Sunday, June 10, 2012

Minnesota Spinal Cord Injuries

Spinal cord injuries can be classified in two ways: complete spinal cord injuries and incomplete spinal cord injuries. Complete spinal cord injuries involve injuries to the spinal cord that cause complete loss of voluntary function and sensation below the point of injury. Incomplete spinal cord injuries do not cause complete loss of voluntary function and sensation below the injury.

Thankfully, advancements in modern medicine have reduced the likelihood that a spinal cord injury will be complete. Many spinal cord injury victims do eventually gain some voluntary function and sensation below the point of injury with medical care.

Spinal cord injuries are caused by severe trauma to the spinal cord. These types of injuries can be the result of blunt force trauma, falls, or high speed car accidents.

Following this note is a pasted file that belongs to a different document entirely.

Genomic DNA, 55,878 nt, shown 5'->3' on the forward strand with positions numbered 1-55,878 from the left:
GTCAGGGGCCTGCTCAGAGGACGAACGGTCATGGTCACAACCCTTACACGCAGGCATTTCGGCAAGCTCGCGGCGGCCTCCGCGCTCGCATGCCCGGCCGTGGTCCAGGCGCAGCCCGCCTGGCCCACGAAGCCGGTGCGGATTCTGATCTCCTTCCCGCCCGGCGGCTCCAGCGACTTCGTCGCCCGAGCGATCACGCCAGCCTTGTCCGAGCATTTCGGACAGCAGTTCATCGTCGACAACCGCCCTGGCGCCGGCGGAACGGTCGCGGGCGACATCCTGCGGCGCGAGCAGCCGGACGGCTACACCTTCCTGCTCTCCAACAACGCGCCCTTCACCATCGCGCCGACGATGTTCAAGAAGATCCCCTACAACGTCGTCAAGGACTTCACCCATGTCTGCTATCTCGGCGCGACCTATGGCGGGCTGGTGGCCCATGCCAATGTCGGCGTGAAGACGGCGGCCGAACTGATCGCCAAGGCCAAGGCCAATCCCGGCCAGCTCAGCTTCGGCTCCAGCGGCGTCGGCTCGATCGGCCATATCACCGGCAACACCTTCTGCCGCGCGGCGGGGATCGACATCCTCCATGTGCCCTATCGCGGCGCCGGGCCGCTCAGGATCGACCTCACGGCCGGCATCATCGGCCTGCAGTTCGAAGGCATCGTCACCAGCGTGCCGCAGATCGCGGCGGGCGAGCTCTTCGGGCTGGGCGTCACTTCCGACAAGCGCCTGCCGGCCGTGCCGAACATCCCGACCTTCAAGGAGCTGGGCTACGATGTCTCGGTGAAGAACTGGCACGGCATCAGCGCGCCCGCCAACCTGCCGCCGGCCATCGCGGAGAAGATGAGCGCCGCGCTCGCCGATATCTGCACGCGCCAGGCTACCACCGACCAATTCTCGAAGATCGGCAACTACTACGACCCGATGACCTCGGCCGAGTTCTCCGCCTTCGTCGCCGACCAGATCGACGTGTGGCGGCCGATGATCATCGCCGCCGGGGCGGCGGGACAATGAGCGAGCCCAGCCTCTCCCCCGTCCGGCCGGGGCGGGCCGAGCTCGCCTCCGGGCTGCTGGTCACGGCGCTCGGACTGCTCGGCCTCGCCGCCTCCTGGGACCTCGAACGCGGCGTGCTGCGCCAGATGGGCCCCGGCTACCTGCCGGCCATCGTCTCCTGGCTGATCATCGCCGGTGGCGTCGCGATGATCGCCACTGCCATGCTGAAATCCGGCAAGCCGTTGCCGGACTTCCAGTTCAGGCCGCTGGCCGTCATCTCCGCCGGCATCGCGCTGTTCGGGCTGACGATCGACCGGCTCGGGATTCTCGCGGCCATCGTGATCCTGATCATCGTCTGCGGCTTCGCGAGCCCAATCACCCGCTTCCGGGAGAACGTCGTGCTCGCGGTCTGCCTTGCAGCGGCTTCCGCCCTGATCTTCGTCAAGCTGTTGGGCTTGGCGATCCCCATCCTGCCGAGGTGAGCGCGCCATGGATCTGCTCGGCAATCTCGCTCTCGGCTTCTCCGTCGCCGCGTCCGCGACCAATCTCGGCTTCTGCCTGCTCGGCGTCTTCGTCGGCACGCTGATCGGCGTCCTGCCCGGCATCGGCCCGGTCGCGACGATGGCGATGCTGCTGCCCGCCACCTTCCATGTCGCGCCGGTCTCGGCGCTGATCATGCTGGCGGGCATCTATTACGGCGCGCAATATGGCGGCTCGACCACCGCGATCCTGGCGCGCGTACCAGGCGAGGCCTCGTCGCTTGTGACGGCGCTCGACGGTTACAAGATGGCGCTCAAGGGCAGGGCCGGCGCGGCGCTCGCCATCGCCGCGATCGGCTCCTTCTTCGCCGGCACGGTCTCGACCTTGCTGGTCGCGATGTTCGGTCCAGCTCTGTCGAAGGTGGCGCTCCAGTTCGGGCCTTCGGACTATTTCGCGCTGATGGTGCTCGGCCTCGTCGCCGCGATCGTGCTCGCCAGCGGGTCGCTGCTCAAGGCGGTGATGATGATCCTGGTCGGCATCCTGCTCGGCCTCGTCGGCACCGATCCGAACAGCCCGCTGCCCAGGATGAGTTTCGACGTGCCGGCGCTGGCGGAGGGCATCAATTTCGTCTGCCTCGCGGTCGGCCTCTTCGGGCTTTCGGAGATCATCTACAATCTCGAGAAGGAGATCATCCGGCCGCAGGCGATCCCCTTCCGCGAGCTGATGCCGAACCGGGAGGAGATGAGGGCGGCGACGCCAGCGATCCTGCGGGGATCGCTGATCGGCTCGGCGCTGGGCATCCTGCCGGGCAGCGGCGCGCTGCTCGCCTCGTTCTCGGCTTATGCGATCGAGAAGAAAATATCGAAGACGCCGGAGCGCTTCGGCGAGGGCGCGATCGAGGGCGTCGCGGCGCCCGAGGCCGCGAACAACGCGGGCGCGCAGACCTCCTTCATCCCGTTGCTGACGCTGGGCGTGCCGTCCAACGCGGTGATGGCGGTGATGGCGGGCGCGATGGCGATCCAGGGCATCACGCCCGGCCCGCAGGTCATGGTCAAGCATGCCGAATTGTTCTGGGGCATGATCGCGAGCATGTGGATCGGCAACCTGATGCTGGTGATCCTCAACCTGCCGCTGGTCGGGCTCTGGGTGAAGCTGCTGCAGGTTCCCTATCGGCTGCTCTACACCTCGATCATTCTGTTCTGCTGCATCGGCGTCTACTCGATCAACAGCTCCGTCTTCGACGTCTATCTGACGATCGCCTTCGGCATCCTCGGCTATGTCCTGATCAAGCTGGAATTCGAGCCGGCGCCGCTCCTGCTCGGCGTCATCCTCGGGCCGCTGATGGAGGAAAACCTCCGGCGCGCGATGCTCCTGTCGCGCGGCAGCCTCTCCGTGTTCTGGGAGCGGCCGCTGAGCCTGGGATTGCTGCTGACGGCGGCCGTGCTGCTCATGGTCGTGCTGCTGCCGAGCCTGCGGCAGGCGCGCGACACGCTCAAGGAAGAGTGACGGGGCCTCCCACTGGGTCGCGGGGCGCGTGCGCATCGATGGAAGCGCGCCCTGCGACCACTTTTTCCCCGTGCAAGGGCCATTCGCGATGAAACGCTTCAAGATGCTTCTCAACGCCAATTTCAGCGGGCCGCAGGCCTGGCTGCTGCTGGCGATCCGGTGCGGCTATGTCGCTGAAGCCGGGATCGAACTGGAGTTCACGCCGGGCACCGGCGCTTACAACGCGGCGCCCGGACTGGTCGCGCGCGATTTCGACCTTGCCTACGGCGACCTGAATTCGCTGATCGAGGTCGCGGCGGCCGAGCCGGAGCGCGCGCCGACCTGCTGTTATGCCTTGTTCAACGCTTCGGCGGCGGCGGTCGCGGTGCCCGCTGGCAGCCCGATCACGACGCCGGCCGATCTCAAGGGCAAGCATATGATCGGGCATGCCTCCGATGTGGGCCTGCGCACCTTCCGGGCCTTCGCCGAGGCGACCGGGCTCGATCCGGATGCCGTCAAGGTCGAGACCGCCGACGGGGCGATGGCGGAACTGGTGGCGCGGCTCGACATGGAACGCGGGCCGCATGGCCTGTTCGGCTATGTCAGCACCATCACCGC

In Minnesota, if you suffer a spinal cord injury as a result of your work activities, you may be eligible for workers’ compensation benefits, including wage loss benefits, permanent partial disability benefits, vocational rehabilitation benefits, and medical expense benefits.

If you suffer a spinal cord injury in a car accident due to someone else’s fault or negligence, you may be entitled to compensation for your damages from the at-fault party.

Spinal cord injuries are physically, emotionally, and financially devastating. If you or a loved one has suffered a spinal cord injury at work, or as the result of a car accident, a Minnesota workers’ compensation or personal injury attorney can explain your rights, help you through the process of bringing a claim, and help you get the compensation you’re entitled to.